Assoc Prof Shirley SUN
Sociology with joint courtesy appointments at LKCMedicine
School of Biological Sciences, School of Social Sciences
College of Humanities, Arts and Social Sciences
Assoc Prof Sharon NG
Head, Division of Marketing
College of Business (Nanyang Business School)
Assoc Prof Catherine Ching WAN
Psychology, School of Social Sciences
Associate Chair (Research), School of Social Sciences
LIM Fung Yen Jeremy
NUS Saw Swee Hock School of Public Health
Director, Leadership Institute for Global Health Transformation (LIGHT)
Interdisciplinary Nature of Proposal
This project will examine how reports of disease etiology/cause of disease severity of COVID-19 may affect attitudes toward social diversity, through constructions and attributions of group differences, be it biological or social. Specifically, we intend to explore the potential relationship between depictions of COVID-19 in journalistic reports on biomedical research and essentialized beliefs of ethnic groups, as well as stereotypes and discrimination by the Singaporean general public towards migrant workers (Khoo and Lim, 2004; BBC News, 22 April 2020). Recently, several scientific and journalistic reports have discussed the possible genetic or environmental factors that may lead some patients to experience more severe reaction to COVID-19. There is also extensive report on the increase in the number of infection among migrant workers. What is unclear is what happens when the general public reads such reports?At the societal level, does it shift how the public view the migrant workers, and more broadly, the acceptance of ethnic diversity? This research will be carried out with expertise in psychology (Sharon Ng and Catherine Ching Wan), in health/medicine (Joanne Ngeow, Jeremy Lim, Ben Kuan and Ann Hui Ching) and in sociology (Shirley Sun), together with the external partners working with migrant workers (HealthServe).
Potential Societal Impact
To our knowledge, our study is the first study performed to
- evaluate how a simple intervention in framing medical research can correct public understanding of the construction of ethnicity
- explore the association between erroneous beliefs in biological basis in bodies and in disease causality
- explore pedagogical and policy interventions, such as teaching materials in biomedical journalism and policies related to migration economics.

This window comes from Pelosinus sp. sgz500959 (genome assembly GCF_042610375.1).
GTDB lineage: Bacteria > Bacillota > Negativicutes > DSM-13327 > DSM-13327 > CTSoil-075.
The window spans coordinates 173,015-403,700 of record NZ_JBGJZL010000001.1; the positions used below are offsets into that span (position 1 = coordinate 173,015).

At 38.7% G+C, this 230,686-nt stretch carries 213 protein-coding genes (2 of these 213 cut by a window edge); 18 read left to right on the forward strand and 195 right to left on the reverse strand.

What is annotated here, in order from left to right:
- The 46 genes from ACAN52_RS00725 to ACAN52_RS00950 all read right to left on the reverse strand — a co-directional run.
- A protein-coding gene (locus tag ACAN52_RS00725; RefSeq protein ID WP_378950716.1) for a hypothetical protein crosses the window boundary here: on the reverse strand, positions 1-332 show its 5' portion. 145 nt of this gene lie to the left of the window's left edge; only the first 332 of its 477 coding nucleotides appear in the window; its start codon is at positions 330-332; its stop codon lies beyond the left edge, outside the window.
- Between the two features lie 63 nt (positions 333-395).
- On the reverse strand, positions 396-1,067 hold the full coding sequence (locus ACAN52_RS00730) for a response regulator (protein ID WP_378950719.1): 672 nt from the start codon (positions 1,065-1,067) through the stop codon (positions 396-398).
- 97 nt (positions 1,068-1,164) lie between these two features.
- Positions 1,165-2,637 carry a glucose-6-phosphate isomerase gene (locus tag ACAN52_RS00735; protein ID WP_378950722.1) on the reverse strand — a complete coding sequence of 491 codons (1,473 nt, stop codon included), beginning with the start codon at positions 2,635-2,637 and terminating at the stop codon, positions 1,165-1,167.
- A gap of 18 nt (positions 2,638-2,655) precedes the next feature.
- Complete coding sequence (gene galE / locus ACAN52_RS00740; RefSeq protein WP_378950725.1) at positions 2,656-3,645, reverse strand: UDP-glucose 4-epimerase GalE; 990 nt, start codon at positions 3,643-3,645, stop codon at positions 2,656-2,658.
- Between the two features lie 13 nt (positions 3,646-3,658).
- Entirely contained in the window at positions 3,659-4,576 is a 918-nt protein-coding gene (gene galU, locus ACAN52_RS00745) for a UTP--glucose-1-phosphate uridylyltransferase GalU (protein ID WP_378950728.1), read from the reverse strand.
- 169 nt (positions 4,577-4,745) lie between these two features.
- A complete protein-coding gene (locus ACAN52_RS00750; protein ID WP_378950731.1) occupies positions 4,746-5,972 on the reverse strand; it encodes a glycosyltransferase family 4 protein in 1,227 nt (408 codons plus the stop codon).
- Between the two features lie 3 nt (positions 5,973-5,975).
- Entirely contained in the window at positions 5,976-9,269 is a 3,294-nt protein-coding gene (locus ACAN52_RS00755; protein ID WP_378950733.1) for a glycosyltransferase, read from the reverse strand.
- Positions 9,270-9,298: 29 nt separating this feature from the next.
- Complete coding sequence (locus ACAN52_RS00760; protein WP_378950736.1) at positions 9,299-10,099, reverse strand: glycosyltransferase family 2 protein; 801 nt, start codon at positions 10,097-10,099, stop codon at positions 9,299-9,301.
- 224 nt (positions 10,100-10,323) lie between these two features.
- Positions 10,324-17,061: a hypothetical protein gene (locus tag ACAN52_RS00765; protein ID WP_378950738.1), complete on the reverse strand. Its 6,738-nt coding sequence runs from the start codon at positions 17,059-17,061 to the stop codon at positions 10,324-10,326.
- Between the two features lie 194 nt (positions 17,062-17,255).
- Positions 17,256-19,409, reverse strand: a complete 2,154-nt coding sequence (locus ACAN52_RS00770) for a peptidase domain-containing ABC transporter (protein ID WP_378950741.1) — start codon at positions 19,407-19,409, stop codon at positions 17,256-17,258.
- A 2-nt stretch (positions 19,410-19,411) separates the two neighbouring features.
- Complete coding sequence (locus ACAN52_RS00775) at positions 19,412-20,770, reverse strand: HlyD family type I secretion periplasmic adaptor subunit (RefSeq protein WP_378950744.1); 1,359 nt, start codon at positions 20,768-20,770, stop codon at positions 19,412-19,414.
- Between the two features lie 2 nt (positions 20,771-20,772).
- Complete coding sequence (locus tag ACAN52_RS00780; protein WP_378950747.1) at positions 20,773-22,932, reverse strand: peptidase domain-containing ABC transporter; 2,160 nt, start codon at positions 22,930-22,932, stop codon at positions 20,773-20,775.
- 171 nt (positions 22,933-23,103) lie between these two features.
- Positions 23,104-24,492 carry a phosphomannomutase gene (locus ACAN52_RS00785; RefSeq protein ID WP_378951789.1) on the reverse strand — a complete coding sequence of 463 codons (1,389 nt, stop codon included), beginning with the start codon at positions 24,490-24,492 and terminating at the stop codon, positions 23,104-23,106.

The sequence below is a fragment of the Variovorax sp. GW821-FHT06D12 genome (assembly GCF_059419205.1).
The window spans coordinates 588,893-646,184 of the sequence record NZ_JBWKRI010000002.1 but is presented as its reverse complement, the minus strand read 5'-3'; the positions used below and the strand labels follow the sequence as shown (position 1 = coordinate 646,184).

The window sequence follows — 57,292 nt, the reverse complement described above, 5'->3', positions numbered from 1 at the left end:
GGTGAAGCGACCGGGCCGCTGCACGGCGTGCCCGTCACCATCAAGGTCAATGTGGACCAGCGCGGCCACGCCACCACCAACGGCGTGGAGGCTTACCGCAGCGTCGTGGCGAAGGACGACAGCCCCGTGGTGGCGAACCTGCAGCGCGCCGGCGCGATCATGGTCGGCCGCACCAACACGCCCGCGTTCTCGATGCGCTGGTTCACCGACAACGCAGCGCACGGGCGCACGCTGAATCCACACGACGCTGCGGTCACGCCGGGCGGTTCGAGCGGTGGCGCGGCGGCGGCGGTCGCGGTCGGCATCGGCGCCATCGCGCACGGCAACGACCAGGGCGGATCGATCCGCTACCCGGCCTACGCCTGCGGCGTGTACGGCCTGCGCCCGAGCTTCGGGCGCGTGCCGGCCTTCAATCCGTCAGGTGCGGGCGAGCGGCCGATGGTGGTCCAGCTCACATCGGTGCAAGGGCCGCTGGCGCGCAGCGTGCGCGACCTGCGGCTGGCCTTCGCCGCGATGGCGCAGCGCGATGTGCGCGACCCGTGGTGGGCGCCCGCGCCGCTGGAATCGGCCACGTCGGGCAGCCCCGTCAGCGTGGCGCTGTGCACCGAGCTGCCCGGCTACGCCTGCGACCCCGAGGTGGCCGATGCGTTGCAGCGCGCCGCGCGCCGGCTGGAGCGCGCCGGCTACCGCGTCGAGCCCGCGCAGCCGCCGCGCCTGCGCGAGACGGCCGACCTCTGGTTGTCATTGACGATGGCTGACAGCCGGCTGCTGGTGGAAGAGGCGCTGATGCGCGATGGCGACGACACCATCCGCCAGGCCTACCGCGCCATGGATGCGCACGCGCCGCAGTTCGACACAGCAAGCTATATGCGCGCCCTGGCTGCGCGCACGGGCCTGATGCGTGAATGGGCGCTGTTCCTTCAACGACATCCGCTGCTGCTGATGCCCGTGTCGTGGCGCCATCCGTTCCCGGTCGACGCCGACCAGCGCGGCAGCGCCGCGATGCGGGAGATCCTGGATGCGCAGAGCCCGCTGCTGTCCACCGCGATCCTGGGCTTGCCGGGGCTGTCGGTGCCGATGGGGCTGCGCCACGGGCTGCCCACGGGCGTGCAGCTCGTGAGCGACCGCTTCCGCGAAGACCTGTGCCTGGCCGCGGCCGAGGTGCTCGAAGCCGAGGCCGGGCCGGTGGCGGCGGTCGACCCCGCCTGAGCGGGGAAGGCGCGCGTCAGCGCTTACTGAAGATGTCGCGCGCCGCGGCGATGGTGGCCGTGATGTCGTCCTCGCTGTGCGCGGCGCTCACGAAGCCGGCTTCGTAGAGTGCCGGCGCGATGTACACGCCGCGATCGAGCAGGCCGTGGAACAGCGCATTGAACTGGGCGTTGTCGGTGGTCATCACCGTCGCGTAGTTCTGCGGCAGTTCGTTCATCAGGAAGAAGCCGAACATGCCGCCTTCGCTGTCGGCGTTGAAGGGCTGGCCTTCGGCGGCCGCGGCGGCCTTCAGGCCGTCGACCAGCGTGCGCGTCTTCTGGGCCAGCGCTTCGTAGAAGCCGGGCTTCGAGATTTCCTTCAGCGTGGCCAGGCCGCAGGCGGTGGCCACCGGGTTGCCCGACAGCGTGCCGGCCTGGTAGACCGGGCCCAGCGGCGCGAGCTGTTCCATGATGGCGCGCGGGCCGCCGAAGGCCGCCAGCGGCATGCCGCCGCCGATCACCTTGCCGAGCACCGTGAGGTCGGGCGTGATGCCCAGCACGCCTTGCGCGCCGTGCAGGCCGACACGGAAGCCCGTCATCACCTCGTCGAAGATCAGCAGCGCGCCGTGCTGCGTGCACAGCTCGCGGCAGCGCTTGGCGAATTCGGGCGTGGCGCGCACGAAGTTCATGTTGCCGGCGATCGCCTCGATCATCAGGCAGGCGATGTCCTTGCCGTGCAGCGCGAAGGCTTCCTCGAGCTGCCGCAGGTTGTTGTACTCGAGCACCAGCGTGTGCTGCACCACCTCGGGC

Last but not least important, this project will have implications for improvements of healthcare through the framework of Patient and Public involvement (PPI). Despite growing evidence of the positive impact that PPI can have on research conduct and implementation of findings, public involvement in Singapore remains rare.
Scientific Outputs and Project Deliverables
Peer-reviewed publications We aim to publish at least one peer-reviewed journal articles in any of the following areas: Psychology journals - Social Psychology and Personality Science (SPPS, impact factor 3.065/2018) - Psychological science (impact factor 4.902/2018) - Journal of Consumer Psychology (impact factor 3.385/2018) Public health/Medicine journals - International Journal of Public Health (impact factor 2.373/2018) - Health and Place (impact factor 3.202/2018) - Asia-Pacific Journal of Public Health (impact factor 1.459) Migration journals: - International Migration (impact factor 0.733) - Journal of Ethnic and Migration Studies (impact factor 1.71) A larger grant proposal Based on the results of the series of socio-psychological experiments we propose, we aim to submit a larger grant proposal to the Social Science Research Council (SSRC) or AcRF Tier 3 grant. This project will increase our chances toward the grant by solidifying our interdisciplinary cooperation – specifically by incorporating the lived experiences of vulnerable migrant populations and medical professionals’ views and opinions. With the results from this proposed research, we are also going to be on a stronger footing for working with HealthServe and other non-profit organizations working with migrant populations in Singapore (e.g. Humanitarian Organization for Migrant Economics/HOME and Transient Workers Count Too/TWC2) and potentially Singapore Ministry of Health officials to improve health services for all (Singaporeans/PRs and migrant workers who have built the country together).
Risks and Mitigation
There is minimal risk to human subjects participating in this research. This research will not collect any identifying or sensitive information from the participants. There is no anticipated specific benefits to the participants.
The confirmed external partner affiliate is HealthServe, a non-profit organization dedicated to providing healing and hope to migrant workers in Singapore. (website: https://www.healthserve.org.sg/). Pending external partner affiliates include Transient Workers Count Too/TWC2 and/or Humanitarian Organization for Migrant Economics/HOME Description of the Partnership: Dr. Jeremy Lim and Dr. Ben Kuan (Head of Medical Services at HealthServe) have agreed to provide access to information/data on the lived experiences of migrant workers for this project on how people respond to reports of COVID-19 and the social and psychological consequences of COVID-19.
The experiments that we are running, require a minimum of 100 participants for each condition (so a total of 300 participants at least) They are currently up and running and still on-going.